Facebook’s meteoric rise is set to continue unabated, while Twitter and ‘real life’ social activities will see a marked decline in the near future, concludes a report out this week.
The study, from independent research agency Conquest, looked into the social media habits of 16-24 year olds.
It shows that despite YouTube snapping at its heels, the Facebook monolith is fast becoming the principal means of social and commercial engagement for this elusive market; eclipsing telephone, email and even going out.
It also asserts that Twitter has peaked and may undergo a gradual decline echoing the fate of Myspace and Bebo in internet Siberia.
“Project Chatter” also found that regular Facebook devotees (91% of the sample) check their accounts over six times a day, with 30% on the site for over an hour a time.
Meanwhile, YouTube is fast becoming the major conduit for music browsing, consumption and sharing in this age group.
In contrast, 56% of Tweeters claim their activity is dwindling with an average site visit lasting five minutes.
For teenagers and young adults, social networking appears to be the central means of staying up to date and engaging with peers, showcasing oneself, ‘chatting’, ‘liking’, consuming music, videos and TV, following celebrities and brands etc.
This group tends predominantly to rely on social media to message contacts, increasingly shunning email and telephone.
Conquest also spotted a potentially disturbing trend with a significant 20% preferring to meet online than in person.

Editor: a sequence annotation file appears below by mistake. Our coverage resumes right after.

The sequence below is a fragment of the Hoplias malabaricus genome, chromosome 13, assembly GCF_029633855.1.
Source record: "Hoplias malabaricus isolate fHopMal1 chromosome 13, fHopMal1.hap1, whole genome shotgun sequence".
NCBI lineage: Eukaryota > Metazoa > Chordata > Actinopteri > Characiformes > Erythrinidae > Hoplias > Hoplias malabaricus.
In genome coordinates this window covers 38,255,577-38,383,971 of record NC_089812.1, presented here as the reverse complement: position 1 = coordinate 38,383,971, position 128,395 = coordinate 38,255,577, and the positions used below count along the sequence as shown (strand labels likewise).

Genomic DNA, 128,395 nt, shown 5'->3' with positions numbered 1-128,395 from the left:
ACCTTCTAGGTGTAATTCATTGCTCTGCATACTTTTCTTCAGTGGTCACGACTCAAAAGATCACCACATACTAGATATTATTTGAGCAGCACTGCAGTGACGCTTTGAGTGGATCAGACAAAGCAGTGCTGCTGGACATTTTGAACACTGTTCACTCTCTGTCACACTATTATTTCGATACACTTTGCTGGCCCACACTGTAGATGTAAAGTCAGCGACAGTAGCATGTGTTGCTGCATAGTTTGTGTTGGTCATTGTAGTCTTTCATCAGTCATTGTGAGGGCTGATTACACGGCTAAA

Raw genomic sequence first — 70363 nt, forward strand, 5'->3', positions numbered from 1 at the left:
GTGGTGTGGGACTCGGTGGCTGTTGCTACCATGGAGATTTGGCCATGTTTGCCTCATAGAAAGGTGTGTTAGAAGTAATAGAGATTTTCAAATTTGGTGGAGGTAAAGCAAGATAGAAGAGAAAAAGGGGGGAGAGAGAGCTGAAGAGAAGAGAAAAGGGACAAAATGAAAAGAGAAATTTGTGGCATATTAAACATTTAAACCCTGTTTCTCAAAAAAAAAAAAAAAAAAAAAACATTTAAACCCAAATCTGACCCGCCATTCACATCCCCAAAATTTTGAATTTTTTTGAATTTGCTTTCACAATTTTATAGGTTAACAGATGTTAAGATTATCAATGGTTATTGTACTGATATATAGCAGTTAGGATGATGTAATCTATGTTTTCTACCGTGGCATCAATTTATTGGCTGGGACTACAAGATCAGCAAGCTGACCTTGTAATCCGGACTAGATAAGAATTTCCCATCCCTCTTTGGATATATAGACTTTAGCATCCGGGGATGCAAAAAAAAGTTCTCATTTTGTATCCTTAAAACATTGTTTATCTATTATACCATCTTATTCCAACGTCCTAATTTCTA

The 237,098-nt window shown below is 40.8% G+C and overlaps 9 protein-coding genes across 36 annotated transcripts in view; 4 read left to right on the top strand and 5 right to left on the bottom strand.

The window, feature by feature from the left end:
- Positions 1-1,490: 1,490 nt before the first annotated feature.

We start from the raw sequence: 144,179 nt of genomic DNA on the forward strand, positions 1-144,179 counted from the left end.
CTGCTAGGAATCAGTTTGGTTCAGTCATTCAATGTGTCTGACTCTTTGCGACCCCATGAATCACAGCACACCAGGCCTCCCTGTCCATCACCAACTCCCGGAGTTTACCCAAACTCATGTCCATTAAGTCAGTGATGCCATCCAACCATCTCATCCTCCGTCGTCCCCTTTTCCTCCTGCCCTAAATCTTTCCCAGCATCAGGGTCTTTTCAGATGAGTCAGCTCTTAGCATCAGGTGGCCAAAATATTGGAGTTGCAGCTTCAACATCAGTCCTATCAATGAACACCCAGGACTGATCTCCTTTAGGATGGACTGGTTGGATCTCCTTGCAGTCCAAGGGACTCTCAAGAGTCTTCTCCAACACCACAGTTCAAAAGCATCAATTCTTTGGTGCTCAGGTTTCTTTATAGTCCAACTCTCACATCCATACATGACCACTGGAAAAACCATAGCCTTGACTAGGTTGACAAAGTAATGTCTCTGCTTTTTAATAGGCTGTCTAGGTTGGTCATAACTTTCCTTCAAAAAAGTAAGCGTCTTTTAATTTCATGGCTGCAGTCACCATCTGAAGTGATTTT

Brands with a presence on social networking sites are poised to reap benefit.
David Penn MD of Conquest, said: “Although activities relating to brand engagement are less popular than the purely social aspects of the sites, there is significantly warmer disposition from this group towards products who ‘reach out’ to them via social media, and higher propensity for consumers to ‘spread the word’ and become brand advocates.
“These brands scored more favourably in terms of being “buzzy” and generating excitement in users, teasing and tickling them into action”.
This impact is more marked amongst females and teens who tend to become ‘fans’ of brands more readily than their older counterparts, with this activity occupying a significant amount of their online time.
Whilst these users almost unanimously agreed that it is ‘cool’ to be on social networking sites, they also acknowledge that they are judged by the postings they make.
Despite this, they do not feel that this limits their expression or online behaviour, although the older age group recorded a little more circumspection in this arena.
The research was carried out by Conquest in January 2011, online, with a representative sample of 350, 16-24 year olds.
Conquest carries out quantitative and qualitative research for Heinz, Pizza Hut, L’Oreal, GoCompare, ITN News, Nationwide, Lever Bros and KFC. It is a pioneer of innovative online research methodology, welding neuroscience, communications theory and cognitive linguistics.